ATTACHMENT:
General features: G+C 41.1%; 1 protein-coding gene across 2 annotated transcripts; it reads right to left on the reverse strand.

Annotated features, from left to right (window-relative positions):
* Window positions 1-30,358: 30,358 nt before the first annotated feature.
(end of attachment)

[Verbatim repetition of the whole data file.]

General features: G+C 41.1%; 1 protein-coding gene across 2 annotated transcripts; it reads right to left on the reverse strand.

Annotated features, from left to right (window-relative positions):
* Window positions 1-30,358: 30,358 nt before the first annotated feature.